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ROYAL AGRICULTURAL SOCIETY.

PARLIAMENTARY VISIT TO PORTSMOUTH.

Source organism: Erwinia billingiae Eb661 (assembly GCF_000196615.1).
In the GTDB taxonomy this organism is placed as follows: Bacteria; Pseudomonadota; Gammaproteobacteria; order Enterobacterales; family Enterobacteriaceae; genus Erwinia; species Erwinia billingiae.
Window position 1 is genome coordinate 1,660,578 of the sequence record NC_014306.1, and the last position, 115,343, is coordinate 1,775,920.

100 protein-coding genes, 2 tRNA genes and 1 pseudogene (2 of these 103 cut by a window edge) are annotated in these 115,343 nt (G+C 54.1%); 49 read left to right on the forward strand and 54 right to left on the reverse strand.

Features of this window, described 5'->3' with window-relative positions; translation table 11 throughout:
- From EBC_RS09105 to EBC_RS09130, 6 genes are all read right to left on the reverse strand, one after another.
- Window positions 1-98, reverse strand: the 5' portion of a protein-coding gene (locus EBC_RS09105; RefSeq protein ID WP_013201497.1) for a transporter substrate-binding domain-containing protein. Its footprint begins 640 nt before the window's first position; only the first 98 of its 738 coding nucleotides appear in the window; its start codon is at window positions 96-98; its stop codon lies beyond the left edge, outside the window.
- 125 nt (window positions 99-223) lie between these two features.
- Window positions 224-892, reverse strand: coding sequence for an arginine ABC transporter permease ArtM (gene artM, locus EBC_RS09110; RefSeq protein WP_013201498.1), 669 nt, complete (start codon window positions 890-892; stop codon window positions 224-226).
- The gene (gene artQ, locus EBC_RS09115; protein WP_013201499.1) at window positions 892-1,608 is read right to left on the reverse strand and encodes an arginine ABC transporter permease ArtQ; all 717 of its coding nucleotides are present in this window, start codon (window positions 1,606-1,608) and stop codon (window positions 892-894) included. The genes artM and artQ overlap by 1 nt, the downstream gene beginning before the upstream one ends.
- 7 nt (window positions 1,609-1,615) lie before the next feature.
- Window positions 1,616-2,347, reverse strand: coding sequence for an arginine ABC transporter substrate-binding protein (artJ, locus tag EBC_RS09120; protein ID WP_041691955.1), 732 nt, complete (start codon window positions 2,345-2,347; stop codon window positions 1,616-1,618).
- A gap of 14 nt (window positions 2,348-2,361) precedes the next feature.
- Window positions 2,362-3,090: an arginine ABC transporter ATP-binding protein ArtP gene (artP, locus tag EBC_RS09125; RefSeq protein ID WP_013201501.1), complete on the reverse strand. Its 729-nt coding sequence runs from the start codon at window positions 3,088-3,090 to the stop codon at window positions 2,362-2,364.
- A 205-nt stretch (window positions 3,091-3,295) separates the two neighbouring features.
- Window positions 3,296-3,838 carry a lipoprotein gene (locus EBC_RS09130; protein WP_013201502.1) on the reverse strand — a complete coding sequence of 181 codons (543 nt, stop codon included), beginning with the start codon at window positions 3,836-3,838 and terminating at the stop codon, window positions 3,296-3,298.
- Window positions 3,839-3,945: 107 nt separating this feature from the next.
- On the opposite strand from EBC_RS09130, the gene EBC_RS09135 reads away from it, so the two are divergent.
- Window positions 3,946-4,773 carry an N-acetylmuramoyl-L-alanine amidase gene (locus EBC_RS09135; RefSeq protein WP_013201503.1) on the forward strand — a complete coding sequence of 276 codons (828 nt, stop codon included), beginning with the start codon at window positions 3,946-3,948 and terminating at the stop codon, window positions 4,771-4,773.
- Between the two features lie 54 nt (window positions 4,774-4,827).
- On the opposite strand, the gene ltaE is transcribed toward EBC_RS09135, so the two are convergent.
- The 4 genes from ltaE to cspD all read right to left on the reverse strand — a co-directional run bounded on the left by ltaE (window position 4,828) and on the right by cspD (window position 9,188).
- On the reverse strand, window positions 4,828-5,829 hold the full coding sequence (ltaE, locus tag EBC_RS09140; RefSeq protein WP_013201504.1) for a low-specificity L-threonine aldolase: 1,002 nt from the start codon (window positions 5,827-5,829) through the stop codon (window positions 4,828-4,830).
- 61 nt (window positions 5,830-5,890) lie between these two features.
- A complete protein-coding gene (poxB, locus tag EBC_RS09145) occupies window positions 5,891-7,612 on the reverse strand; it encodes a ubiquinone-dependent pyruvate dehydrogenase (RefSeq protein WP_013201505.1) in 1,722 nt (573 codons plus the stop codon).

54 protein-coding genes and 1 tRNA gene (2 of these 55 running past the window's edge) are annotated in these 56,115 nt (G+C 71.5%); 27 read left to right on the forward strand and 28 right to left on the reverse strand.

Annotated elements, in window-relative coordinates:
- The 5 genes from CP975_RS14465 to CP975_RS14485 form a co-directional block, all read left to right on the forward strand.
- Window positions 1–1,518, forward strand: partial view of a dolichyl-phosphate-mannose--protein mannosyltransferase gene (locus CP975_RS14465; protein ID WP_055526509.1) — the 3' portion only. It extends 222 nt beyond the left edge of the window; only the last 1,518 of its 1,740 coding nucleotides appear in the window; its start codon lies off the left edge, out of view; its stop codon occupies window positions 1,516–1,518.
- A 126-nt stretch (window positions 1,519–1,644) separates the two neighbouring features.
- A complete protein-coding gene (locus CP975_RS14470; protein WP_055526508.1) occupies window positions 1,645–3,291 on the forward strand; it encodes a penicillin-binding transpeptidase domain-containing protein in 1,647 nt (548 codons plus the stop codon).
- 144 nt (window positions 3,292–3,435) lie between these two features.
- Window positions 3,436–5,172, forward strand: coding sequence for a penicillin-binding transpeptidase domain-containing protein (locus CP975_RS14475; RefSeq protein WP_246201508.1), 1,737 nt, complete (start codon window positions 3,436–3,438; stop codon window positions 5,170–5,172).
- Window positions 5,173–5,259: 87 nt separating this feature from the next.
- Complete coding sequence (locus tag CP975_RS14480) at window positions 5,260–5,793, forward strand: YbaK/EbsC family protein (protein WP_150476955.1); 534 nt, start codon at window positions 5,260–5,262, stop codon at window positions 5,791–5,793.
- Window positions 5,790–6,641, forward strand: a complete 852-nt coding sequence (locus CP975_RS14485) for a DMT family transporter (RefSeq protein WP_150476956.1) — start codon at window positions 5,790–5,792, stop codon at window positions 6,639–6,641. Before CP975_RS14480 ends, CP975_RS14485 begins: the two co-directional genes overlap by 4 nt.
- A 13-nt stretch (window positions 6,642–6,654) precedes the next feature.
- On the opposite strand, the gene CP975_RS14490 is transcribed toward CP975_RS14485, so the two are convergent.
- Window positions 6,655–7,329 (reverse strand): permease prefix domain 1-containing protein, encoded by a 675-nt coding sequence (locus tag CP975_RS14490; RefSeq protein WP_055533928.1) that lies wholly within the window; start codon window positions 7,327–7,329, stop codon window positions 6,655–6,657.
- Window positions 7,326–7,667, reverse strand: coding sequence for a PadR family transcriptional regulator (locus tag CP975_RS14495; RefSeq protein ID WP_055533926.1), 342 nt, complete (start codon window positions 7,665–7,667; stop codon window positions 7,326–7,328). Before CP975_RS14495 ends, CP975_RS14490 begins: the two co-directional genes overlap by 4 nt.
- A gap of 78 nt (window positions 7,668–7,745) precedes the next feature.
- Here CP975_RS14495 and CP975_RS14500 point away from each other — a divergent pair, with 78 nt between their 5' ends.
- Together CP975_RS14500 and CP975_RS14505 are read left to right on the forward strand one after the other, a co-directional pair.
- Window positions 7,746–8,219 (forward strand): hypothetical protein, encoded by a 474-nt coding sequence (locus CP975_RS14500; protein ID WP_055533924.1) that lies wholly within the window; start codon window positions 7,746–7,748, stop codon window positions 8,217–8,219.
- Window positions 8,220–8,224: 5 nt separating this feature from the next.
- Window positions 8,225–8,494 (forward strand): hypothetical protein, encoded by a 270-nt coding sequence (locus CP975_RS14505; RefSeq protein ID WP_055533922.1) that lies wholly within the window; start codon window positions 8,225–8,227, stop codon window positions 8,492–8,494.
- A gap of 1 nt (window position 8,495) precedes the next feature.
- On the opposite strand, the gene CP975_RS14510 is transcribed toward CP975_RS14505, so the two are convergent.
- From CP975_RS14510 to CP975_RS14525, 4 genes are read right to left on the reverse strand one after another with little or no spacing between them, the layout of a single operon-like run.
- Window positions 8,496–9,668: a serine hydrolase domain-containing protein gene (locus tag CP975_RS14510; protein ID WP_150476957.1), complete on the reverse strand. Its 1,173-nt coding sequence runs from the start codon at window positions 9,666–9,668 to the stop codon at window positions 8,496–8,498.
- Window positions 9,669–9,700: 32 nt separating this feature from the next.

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PARLIAMENTARY VISIT TO PORTSMOUTH. The Parliamentary visit to the naval dockyards and war vessels at Portsmouth on Monday was enjoyable, interesting, and instructive. It was initio ated and carried out by the patriotism an3 generosity of Admiral Lord Charles Beresford, M.P., to whom all the guests were profuse in their acknowledgments for the favourable opportunity he had afforded them of making themselves bettes acquainted with the paraphernalia and equipment of our first line of national defence. Nearly 300 members of the House of Commons, as well as several peers, attended, and it was noteworthy that they were by no means confined to one party, but fairly represented every section of the House. Not was the list of guests confined only to legislators and naval men. The military service was also repre- sented by several distinguished officers, including General Sir William Lockhart, who successfully led the recent advance on the Indian frontier, ana gallant general was accompanied by Sir William Nicholson, who was chief of his staff. The company left London at eight o'clock in the morning by special train, and after a two hours' run arrived at Portsmouth Dockyard. There, by per- mission of the Commander-in-Chief, naval officers were in attendance to act as guides, philosophers; and friends of the party. The first business of the day was a visit to those fine old two-decker frigates, the Vernon and Ariadne, which, perma- manently moored and coupled t«gether by a gang- way, are now jointly utilised as the chief torpedo school for the navy. Moving forward along the main deck of the Ariadne, the visitors saw seamen being instructed in telegraphy, after which, crossing the bridge to the lower deck of the Vernon, they entered the electric light shop, where armourers were under instruction in repairing dynamos and electric light fittings. In other rooms blackboard lectures were in progress to classes of young officers and seamen, who sat at their desks and made notes of points mentioned by their teachers. In their pro- gress through the vessel the company had the construction of the latest types of torpedoes ex- plained to them, together with the new gyroscope apparatus, which prevents deflection, and tends to make the torpedo run more straight when in the water. It was stated that each torpedo costs about £ 500. In one of the rooms men were seen taking torpedoes to pieces or putting together disjointed pieces of these mutilated terrors of the deep. In another room was what resembled an aquarium tank, in which the place of fish was taken by small models of submarine mines, electric, observational, and mechanical, which are used for the protec- tion of harbours and kindred purposes. The visitors were next shown outside in open water the mode of launching torpedoes, blowing up submarine mines, and laying lines of counter mines. An observation mine containing 1001b. of gunpowder was first fired, after which an electric contact mine was fired by a boat bumping a detached circuit closer. An outrigger torpedo was next exploded from a steam pinnance, and then a Whitehead torpedo was discharged close to the stem of the Vernon at a target up the creek. Its rapid course for about 800 yards under the surface of the water, propelled by compressed air, could be clearly traced by all observers. As the company had started early and breakfasted still earlier, they were now ready to do full justice to the bountiful luncheon which the hospitality of Lord Charles Beresford had provided in one of the large drafting rooms. Among those present were the Naval Commander-in-Chief, Admiral Sir Michael Culme Seymour, and Rear-Admiral Rice, the naval superintendent of the dockyard. After luncheon Lord Charles announced that there would be only one toast, viz., that of The Health of Her Majesty the Queen, which was of course loyally pledged. This done the company found a volunteer spokesman in Sir John R. Mowbray, the Father of the House of Commons, who cordially ex- pressed, amid applause, their indebtedness to their gallant hOst, whose return to Parliament had been generally welcomed. Lord Charles Beresford, in re- sponse, said his object in asking them to come to Portsmouth upon this occasion was to bring the great governing power of the nation into closer touch with the service to which he himself had the honour to belong. He added that many of the members present had never visited a warship or examined a big gun; indeed, it was even possible that some of them might not know the difference between the bow and stern of a vessel, or from which end a gun was fired off. The very existence of our great Empire depended upon the efficiency of the fleet, and it was, therefore, most important that the members of the House of Commons should be thus enabled to see for them- selves how the public money which they voted was spent. He desired to express his own obligations to the Naval Commander-in-Chief, the naval superin- tendent of the dockyard, and the other officers, for their kind co-operation in receiving so many guests and so clearly giving all the information they desIred. After luncheon two torpedo-boat destroyers were in readiness to take a limited number of members upon what proved to them a novel and somewhat exciting trip to the Needles and back. They travelled at a great pace, said to be over 30 miles an hour, and had full opportunity of observing the skill with which these rapid craft are navigated. Severtil carrier pigeons were taken on board, and one of these was, after a while, despatched to the dockyard with the following jocular message from a well-known member of Parliament: "A rough sea, and no drink on board." The guests, about 60 in number, who took advantage of this cruise in the torpedo boat destroyers, had perforce to miss those portions of the programme which entertained the remainder of the guests during what was left of the afternoon. At one o'clock tugs and steam launches conveyed the larger number of the guests over to the Gunnery School at Whale Island, where they had an opportunity of seeing the latest guns and projectiles. Statistical particulars were furnished as to weight, cost, velocity, and other details. After they had witnessed some firing from quick-firing guns at the rate of about five shots per minute, they ascended to the top of a bank and saw on the drill-ground at a lower level an effective parade of various types of field and maqhine guns, as well as some blank firing. Visits were next paid to the machine-gun and heavy-gun batteries. The guns were manned and worked with exceeding alertness, and gave the spectators a very good idea of what would be expected of the gunners in actual warfare. Many of the same men, with many comrades, had pre- viously shown their practised skill in rifle, cutlass, and sword bayonet exercises. Another attractive feature wis the physical drill of the boys of her Majesty's ship Vincent, which was admirably done, and was in the case of some very effective move^ ments accompanied by themselves vocally in tuneful snatches of familiar song or chorus. At half-past two o'clock the company had to return to the depot ard ?°Srd: ere there was a special parade of about 1000 stokers and 700 marines, the former grouped m detachments according to their respec- tive period of service. In the graving docks the visitors saw two magnificent modern cruisers, the Mars and the Terrible, both being overhauled, and each of which with armament is said to have cost i the country at least a million sterling. The weather, although not bright, was fortunately fair and favourable, despite the warning of an unpropi- tious forecast. The visitors therefore were able to move about with comfort, and at every hand they found excellent arrangements made for their con- venience. Tea was provided for them at the south railway jetty, whence the special train started soon after four o'clock upon the return journey to Londor.